Patriotic Perversions, was something that came to me through Zizek's definition of perversion from The Ticklish Subject, in which it is a sort of short-circuit between the I and the Other, in which the unconscious is lost in the process. It is therefore clearly differentiated from the hysteric who continually creates a distance between himself and the Other (and its joissance) by his incessently questions, and the psychotic who proposes himself as the object of the Other's joissance. The pervert has therefore in a way bypassed this gap between the I and the Other through a convincing direct recognition of what makes the Other Other.
This led me to basically give up patriotic perversions and instead take up patriotic blowback, which I started developing in December of last year on this blog.
Negative universality and the indigenous critique. I'm still working on this one, although an interview between Zizek and Glyn Daly is proving promising in theorizing what exactly I mean by this.
Colonizing joissance: I am still not sure what I meant by this or what I will mean by it. My understanding of joissance changes constantly, especially since I started reading Lacanian theorists other than Slavoj Zizek. Darian Leader's work for example has really helped give me a more thorough understanding of Lacanian theory. The paper that I posted earlier today would not have been possible or would have been much narrower in reading if I hadn't read pieces of Why Do Women Write More Letters Than They Post? Needless to say, I get very different conceptions of what joissance is from these two. This isn't to say that the readings aren't mutually exclusive, they aren't, but they emphasize different aspects in my opinion. So basically I'm not clear at all and that's why this paragraph is so evasive.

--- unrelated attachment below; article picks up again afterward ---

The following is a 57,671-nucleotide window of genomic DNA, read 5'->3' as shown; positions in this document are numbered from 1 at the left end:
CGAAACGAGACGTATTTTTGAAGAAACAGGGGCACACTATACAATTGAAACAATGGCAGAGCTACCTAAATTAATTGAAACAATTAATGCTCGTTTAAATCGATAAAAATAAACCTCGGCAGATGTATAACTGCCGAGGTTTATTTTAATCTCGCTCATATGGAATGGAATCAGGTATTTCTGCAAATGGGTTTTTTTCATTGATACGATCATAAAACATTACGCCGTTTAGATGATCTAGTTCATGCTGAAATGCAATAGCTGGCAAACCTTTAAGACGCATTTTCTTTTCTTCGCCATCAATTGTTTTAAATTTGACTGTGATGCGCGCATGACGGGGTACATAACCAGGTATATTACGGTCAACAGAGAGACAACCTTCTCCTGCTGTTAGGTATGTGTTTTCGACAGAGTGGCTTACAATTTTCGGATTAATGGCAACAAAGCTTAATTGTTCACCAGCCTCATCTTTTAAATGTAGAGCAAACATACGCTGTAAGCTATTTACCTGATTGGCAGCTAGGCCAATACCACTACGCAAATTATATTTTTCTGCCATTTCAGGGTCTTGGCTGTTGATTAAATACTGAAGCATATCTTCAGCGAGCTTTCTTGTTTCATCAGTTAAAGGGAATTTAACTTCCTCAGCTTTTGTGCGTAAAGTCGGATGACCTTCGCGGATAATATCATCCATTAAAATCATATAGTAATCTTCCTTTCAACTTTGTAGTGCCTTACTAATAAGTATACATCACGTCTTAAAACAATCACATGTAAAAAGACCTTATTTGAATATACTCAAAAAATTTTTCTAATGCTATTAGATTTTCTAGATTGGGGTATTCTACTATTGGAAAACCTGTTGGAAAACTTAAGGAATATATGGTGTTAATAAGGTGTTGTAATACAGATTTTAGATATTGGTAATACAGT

Militarization of Desire: I throw this around alot, but I have no intention of developing a grandiose theory around this. My understanding of militarization has changed alot since moving to San Diego, and ending up in a political/social space which is much less militarized then Guam. There are plenty of critiques of the military here, but they are often superficial and sometimes pointless, because of the way they can unravel themselves by simulteanously recognizing a split or problem in the military and making it transparent and outside of critique. We find this interpassivity for example with politicians. Where the recognition of the split, takes on such a pathological quality that it becomes a strange natural transparency, a new form of mis-recognition. The fact that politicans are always corrupt becomes the critique that puts them beyond critique, beyond intervention.